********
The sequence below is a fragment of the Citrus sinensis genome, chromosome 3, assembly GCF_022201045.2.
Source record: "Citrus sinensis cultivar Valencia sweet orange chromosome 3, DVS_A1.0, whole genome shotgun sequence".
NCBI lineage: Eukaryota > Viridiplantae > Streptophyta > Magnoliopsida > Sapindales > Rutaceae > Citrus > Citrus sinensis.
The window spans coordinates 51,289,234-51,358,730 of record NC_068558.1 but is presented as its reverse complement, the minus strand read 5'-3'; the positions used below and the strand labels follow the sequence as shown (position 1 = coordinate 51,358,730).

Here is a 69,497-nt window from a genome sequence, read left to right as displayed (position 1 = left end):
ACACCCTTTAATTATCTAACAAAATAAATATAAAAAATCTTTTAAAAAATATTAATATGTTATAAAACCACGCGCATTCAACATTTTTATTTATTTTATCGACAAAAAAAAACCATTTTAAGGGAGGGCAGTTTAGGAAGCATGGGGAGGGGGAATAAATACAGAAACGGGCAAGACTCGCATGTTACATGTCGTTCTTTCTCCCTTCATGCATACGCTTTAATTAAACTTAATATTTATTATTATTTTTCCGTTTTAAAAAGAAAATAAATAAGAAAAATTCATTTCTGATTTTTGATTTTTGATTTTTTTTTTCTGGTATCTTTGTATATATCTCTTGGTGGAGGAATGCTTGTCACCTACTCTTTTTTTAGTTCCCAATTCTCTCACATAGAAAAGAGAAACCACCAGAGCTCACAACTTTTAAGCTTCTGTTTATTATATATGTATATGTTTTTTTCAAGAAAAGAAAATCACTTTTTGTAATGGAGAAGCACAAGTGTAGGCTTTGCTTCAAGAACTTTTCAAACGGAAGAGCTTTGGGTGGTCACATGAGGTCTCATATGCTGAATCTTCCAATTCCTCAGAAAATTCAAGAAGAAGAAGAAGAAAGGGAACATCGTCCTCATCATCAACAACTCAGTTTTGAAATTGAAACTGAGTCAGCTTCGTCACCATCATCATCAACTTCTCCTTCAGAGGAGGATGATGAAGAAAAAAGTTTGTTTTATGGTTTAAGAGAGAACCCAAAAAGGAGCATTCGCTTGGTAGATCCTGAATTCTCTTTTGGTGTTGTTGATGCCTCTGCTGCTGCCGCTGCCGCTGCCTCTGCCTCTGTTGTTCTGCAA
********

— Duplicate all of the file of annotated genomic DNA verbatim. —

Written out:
The sequence below is a fragment of the Citrus sinensis genome, chromosome 3, assembly GCF_022201045.2.
Source record: "Citrus sinensis cultivar Valencia sweet orange chromosome 3, DVS_A1.0, whole genome shotgun sequence".
NCBI lineage: Eukaryota > Viridiplantae > Streptophyta > Magnoliopsida > Sapindales > Rutaceae > Citrus > Citrus sinensis.
The window spans coordinates 51,289,234-51,358,730 of record NC_068558.1 but is presented as its reverse complement, the minus strand read 5'-3'; the positions used below and the strand labels follow the sequence as shown (position 1 = coordinate 51,358,730).

Here is a 69,497-nt window from a genome sequence, read left to right as displayed (position 1 = left end):
ACACCCTTTAATTATCTAACAAAATAAATATAAAAAATCTTTTAAAAAATATTAATATGTTATAAAACCACGCGCATTCAACATTTTTATTTATTTTATCGACAAAAAAAAACCATTTTAAGGGAGGGCAGTTTAGGAAGCATGGGGAGGGGGAATAAATACAGAAACGGGCAAGACTCGCATGTTACATGTCGTTCTTTCTCCCTTCATGCATACGCTTTAATTAAACTTAATATTTATTATTATTTTTCCGTTTTAAAAAGAAAATAAATAAGAAAAATTCATTTCTGATTTTTGATTTTTGATTTTTTTTTTCTGGTATCTTTGTATATATCTCTTGGTGGAGGAATGCTTGTCACCTACTCTTTTTTTAGTTCCCAATTCTCTCACATAGAAAAGAGAAACCACCAGAGCTCACAACTTTTAAGCTTCTGTTTATTATATATGTATATGTTTTTTTCAAGAAAAGAAAATCACTTTTTGTAATGGAGAAGCACAAGTGTAGGCTTTGCTTCAAGAACTTTTCAAACGGAAGAGCTTTGGGTGGTCACATGAGGTCTCATATGCTGAATCTTCCAATTCCTCAGAAAATTCAAGAAGAAGAAGAAGAAAGGGAACATCGTCCTCATCATCAACAACTCAGTTTTGAAATTGAAACTGAGTCAGCTTCGTCACCATCATCATCAACTTCTCCTTCAGAGGAGGATGATGAAGAAAAAAGTTTGTTTTATGGTTTAAGAGAGAACCCAAAAAGGAGCATTCGCTTGGTAGATCCTGAATTCTCTTTTGGTGTTGTTGATGCCTCTGCTGCTGCCGCTGCCGCTGCCTCTGCCTCTGTTGTTCTGCAA